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Prayer Skills-Vaeira-Joyful Prayer

When you perform a mitzvah for the sake of heaven, to fulfill the wishes of God, Who spoke and His will was done, you will arouse all the worlds, from the lowly, compound world of Assiyah, through the countless worlds of Yetzirah, Beriah, and Atzilut, up to the Supernal Will (Keter). For God, in His simple will, chose to create the worlds for the sake of Israel, who were called “the beginning,” because they accepted the Torah and the yoke of His kingdom, and as a result the descent of the worlds took place, bringing about the fulfillment of the practical mitzvot.



When you perform a mitzvah with all your strength and emotions, even including joyous inspiration in fulfilling the mitzvah, you will arouse all the worlds with this joy, adding strength to the heavenly family, so to speak, and elevating all the worlds, including yourself, up to the Supernal Will. From there you return, bringing down grace from world to world, all the way to this lowliest and nethermost of worlds.


The Rabbis said: “One must not rise to pray in sadness, only in the joy of performing a mitzvah (Berachot 31a).” Man’s loftiest quality is the spirit of joyfulness. If joy is derived from doing a mitzvah, it produces a “unification” that is superior to everything else.


Prayer, as is well known, is called the Soul of David, which is the Divine Presence. That is why prayer is associated with Nefesh, as in, “I poured my Nefesh before the Lord (I Samuel 1:15).”


The saying of the sages that “the Divine Presence down below serves a purpose up above (Megillah 29a),” obviously means the following: Since His Kingdom is sovereign everywhere, even in the outermost parts of the worlds, if you petition or pray for something that you need, your only intention should be to fulfill the desires of the Divine Presence, not your own, inasmuch as it is simply unfitting for something to be missing from the King’s Palace. Prayer of this kind is a mitzvah; it is the prayer of the pious.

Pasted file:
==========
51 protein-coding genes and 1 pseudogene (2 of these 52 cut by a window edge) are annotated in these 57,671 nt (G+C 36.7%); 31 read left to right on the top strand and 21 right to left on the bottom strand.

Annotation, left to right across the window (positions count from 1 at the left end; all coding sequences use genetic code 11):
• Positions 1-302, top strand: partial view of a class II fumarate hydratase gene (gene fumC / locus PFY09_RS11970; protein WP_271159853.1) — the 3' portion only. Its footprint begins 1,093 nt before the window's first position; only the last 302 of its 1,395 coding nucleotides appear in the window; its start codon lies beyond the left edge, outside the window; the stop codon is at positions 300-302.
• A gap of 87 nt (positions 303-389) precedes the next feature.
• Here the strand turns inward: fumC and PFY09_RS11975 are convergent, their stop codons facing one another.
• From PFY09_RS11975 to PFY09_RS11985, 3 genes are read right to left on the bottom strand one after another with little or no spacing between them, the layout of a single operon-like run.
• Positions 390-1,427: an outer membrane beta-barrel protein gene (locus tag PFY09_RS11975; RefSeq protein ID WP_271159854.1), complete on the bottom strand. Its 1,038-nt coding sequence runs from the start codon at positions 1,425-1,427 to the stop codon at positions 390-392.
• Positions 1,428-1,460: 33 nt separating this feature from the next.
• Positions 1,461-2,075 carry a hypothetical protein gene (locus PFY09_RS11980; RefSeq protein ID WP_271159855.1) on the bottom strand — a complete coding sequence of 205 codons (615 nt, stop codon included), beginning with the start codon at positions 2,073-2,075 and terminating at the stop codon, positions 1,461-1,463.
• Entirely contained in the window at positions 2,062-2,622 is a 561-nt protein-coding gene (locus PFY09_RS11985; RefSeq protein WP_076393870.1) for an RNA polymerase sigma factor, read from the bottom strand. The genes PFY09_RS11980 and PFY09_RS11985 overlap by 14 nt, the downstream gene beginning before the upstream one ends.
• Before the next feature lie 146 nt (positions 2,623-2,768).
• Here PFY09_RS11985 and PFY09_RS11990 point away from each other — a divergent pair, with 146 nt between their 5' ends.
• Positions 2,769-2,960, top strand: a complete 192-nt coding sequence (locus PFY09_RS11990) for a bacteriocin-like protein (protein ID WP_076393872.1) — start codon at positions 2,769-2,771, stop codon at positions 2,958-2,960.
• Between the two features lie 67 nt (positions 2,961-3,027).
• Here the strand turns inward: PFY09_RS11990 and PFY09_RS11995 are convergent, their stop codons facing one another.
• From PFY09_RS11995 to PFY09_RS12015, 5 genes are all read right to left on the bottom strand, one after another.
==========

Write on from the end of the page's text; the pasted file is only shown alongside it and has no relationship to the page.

The general rule is this: When a man performs a mitzvah with the proper motivation and sanctifies himself below, he arouses all worlds up to the most high. And then he is hallowed up above, by means of his bringing down the divine outpouring via the descent of all the worlds awakened by his joyfulness in serving God.


This is the meaning of, “I will run the course of Your commandments and, for You in large my heart (Psalms 119:32) to see,” meaning, the pathway produced by the joy of performing a mitzvah turns into a paved highway where travel was fast, since there is no obstacle or resistance. A Mitzvah performed for the sake of God “Who spoke and His will was done,” is, in fact, His will, thus dispersing all the forces of evil, the shells, for they have no place in the realm of the divine Will. (Peri Eitz, Emor)


“When I leave the city I shall spread out my hands to God (Exodus 9:29).” Moshe could not pray inside the city. Although Rashi teaches that Moshe could not pray there because of all the idols in the city, I suspect that there was an added element, which was this sadness that pervaded the Egypt because of the plagues. Moshe could not pray in an environment of sadness.


This would mean that we should make a special effort to always pray in a place and environment of joy.


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